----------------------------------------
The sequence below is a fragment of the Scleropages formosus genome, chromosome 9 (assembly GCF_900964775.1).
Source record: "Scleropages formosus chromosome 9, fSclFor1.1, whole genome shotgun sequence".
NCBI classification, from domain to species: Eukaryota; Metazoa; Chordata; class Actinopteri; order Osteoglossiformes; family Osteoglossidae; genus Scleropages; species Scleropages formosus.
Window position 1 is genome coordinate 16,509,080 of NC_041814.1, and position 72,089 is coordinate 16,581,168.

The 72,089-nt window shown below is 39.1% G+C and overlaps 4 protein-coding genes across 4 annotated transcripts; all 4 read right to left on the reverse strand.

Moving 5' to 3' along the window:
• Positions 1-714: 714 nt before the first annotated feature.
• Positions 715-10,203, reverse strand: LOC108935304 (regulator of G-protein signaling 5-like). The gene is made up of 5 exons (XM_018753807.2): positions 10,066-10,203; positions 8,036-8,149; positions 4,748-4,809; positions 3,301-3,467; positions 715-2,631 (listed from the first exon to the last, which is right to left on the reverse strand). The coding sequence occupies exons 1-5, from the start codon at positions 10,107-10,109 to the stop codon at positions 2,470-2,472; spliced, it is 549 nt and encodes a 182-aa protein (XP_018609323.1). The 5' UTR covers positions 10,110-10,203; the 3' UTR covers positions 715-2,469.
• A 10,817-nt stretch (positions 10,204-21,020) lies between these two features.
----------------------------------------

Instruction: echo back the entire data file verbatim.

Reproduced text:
The sequence below is a fragment of the Scleropages formosus genome, chromosome 9 (assembly GCF_900964775.1).
Source record: "Scleropages formosus chromosome 9, fSclFor1.1, whole genome shotgun sequence".
NCBI classification, from domain to species: Eukaryota; Metazoa; Chordata; class Actinopteri; order Osteoglossiformes; family Osteoglossidae; genus Scleropages; species Scleropages formosus.
Window position 1 is genome coordinate 16,509,080 of NC_041814.1, and position 72,089 is coordinate 16,581,168.

The 72,089-nt window shown below is 39.1% G+C and overlaps 4 protein-coding genes across 4 annotated transcripts; all 4 read right to left on the reverse strand.

Moving 5' to 3' along the window:
• Positions 1-714: 714 nt before the first annotated feature.
• Positions 715-10,203, reverse strand: LOC108935304 (regulator of G-protein signaling 5-like). The gene is made up of 5 exons (XM_018753807.2): positions 10,066-10,203; positions 8,036-8,149; positions 4,748-4,809; positions 3,301-3,467; positions 715-2,631 (listed from the first exon to the last, which is right to left on the reverse strand). The coding sequence occupies exons 1-5, from the start codon at positions 10,107-10,109 to the stop codon at positions 2,470-2,472; spliced, it is 549 nt and encodes a 182-aa protein (XP_018609323.1). The 5' UTR covers positions 10,110-10,203; the 3' UTR covers positions 715-2,469.
• A 10,817-nt stretch (positions 10,204-21,020) lies between these two features.